On match days, a free shuttle bus sets off from here – immediately to the right as you leave the foot tunnel – three hours before kick-off. Otherwise, it’s a good 15-minute walk, along a concrete path lined with blue markers, through the woods and over a footbridge.

getting in

Buying tickets – when, where, how and how much

The HSV ticket office (Mon-Fri 10am-6pm, Sat/match days 10am-4pm) is in the Service Center by sector 28 where the Nordtribüne meets the Ostribüne. Tickets are also sold at the HSV City Store (Schmiedestraße 2) and online.

For most Zweite Bundesliga games, tickets are priced at about €40-€50 along the sidelines in the West- and Osttribüne, lowering to about €30 in in the upper tiers behind the goals. Seats in the cheaper sectors below are usually taken.

what to buy

Shirts, kits, merchandise and gifts

Part of ‘Rautenwelt’ by sector 28 that also includes the HSV-Museum and Die Raute restaurant, the HSV-Arena Store (Mon-Fri 10am-6pm, Sat 10am-4pm, match days 2hrs before kick-off) is light, spacious, and overlooks the pitch. 

Key souvenirs include HSV bags that display the Hamburg skyline, and coffee-table archive volumes such as ‘Kinder der Westkurve’ and ‘Mythos HSV’. 

There’s a smaller outlet in the museum ticket office, that sells mainly books, and another, the HSV City Store (Mon-Fri 10am-7pm, Sat 10am-4pm), in town at Schmiedestraße 2 between the Rathaus and Petri Church.

MUSEUM & tours

Explore the club inside and out

The HSV Museum (daily 10am-6pm, €6 adults/€4 children, €10/€8 with stadium tour) is a worthwhile attraction set above Die Raute restaurant in sector 28. Highlights among the many mementoes displayed era by era include Ernst Happel’s grubby old jacket, and the national shirts of World Cup finalists and HSV stalwarts Willy Schulz and Josef Posipal. Particular attention is given to the Rothenbaum Sportplatz era, football under the Nazis – and that night in 1983. A short film (in German) covers the club history.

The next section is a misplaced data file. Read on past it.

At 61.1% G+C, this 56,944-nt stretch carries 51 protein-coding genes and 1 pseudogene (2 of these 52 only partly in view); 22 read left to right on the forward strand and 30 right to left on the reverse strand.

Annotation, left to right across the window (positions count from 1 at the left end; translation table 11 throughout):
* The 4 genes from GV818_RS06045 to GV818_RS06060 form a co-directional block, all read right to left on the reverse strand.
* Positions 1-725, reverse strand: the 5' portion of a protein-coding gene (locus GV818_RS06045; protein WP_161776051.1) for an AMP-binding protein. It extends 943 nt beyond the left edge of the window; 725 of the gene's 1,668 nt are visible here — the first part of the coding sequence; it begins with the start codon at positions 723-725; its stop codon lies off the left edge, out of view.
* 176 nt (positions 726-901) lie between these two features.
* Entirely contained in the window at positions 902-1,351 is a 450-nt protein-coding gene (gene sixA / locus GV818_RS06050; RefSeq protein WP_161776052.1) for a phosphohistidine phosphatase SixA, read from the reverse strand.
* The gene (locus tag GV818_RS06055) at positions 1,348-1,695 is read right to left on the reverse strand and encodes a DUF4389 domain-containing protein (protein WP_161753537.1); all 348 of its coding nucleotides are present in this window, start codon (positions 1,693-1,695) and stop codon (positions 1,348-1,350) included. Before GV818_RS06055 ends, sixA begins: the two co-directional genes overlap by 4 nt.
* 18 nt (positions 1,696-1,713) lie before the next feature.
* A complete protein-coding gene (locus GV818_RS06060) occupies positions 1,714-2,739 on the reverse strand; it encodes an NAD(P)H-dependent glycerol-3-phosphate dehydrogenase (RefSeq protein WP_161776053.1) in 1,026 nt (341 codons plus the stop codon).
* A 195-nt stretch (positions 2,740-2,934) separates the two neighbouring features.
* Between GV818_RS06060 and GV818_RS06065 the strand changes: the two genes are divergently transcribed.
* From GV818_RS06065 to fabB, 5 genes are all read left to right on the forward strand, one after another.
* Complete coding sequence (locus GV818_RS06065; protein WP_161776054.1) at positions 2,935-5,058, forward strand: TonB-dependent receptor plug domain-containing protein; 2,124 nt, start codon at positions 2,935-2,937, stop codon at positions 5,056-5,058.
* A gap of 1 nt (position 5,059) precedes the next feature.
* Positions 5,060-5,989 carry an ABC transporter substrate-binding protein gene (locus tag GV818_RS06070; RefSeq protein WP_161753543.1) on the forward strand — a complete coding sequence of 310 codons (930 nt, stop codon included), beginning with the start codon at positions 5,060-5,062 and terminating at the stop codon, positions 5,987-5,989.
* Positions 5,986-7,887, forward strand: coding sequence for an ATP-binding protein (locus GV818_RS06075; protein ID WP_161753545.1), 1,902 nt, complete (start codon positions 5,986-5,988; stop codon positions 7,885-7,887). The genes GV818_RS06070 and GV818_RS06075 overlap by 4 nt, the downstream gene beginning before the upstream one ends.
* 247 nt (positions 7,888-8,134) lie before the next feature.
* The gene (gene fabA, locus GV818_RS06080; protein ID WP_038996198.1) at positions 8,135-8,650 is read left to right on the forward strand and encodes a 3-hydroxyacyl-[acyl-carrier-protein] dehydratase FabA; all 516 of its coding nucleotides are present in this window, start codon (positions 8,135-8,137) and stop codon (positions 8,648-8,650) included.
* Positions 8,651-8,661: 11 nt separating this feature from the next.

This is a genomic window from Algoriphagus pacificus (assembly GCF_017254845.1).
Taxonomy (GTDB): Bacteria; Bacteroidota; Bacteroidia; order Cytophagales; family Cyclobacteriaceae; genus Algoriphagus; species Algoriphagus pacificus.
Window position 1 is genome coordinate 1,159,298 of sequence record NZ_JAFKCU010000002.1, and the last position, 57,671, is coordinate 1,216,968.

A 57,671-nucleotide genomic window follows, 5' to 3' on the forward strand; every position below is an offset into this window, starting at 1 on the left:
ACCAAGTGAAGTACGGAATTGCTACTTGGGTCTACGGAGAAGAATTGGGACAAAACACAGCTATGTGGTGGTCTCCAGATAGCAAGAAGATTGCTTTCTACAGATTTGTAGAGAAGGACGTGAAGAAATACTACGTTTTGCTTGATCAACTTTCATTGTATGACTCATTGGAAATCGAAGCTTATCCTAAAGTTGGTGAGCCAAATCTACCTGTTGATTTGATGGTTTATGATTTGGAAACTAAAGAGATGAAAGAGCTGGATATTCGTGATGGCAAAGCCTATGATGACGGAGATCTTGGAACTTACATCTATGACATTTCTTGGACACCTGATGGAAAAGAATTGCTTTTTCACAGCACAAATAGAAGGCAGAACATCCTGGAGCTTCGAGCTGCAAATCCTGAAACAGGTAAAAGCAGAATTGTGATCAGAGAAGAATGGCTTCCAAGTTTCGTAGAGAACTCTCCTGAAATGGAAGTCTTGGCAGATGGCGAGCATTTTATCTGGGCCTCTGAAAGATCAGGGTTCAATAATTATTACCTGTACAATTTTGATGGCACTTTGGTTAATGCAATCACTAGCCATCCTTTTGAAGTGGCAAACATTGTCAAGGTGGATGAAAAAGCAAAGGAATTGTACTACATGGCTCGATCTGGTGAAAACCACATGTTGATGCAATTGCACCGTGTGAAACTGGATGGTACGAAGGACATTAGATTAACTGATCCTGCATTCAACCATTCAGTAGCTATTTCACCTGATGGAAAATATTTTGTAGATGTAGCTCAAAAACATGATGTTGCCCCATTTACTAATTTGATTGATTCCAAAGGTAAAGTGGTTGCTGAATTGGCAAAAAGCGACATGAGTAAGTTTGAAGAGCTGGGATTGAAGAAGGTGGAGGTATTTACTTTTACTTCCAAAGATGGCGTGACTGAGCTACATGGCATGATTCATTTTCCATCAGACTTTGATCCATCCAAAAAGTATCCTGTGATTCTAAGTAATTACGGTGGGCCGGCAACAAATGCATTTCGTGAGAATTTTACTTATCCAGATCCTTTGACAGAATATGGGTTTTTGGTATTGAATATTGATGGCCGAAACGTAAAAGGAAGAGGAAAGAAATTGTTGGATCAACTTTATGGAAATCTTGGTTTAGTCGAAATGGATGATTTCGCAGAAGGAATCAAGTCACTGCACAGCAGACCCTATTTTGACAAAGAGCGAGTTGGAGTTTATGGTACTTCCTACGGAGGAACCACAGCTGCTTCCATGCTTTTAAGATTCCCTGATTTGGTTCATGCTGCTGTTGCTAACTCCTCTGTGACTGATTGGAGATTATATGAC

The 90-minute tour (€8 adults, €6 children, €10/€8 with museum) of the stadium is fact-filled and entertaining, with translations given for English speakers if required. Shaven-headed Norbert is a solid, passionate HSV man who takes you behind the scenes, in the dressing rooms and lifting up a section of terrace to demonstrate how the home North end can be transformed into all-seated in a matter of minutes. 

Tours take place on non-match days Mon-Fri at noon, 2pm and 4pm, also 10.30am weekends and holidays, plus hourly daily 11am-4pm during the school summer holiday.

Where to Drink

Pre-match beers for fans and casual visitors

Off the Reeperbahn, Gerhardstraße is now the ‘HSV Party Meile’, a line of football-friendly bars suggested as HSV-focused ones for post-match imbibery of a Saturday night.

The stadium itself is in the middle of nowhere but a cluster of outlets has sprung up for match-day trade opposite Stellingen S-Bahn. Tankstop is a (much) smaller outpost of the popular Tankstelle sports bar on Gerhardstraße in town, while alongside, the modest Shuttle-Imbiß trades in beer and sausages, with an adjoining tent for customer overflow on match days. 

In the nearby forecourt, the UnabstiegBAR defiantly refused to change its name (‘the Unrelegated Bar’) even when the inevitable happened in 2018. Instead, décor refers to  fan friendships with Hannover and Bielefeld, and scorn of Bremen, in scarf form. There’s local Holsten on draught – though most opt for brown stubbies of Astra. It’s open during the week, too, with a large TV showing games.

In section 28 at the stadium, Die Raute is a spacious club bar/restaurant overlooking the pitch, with a tasteful photo history of HSV and uncomplicated menu – Stadion Currywurst with chips, Arena-Burger with chips. Holsten on draught.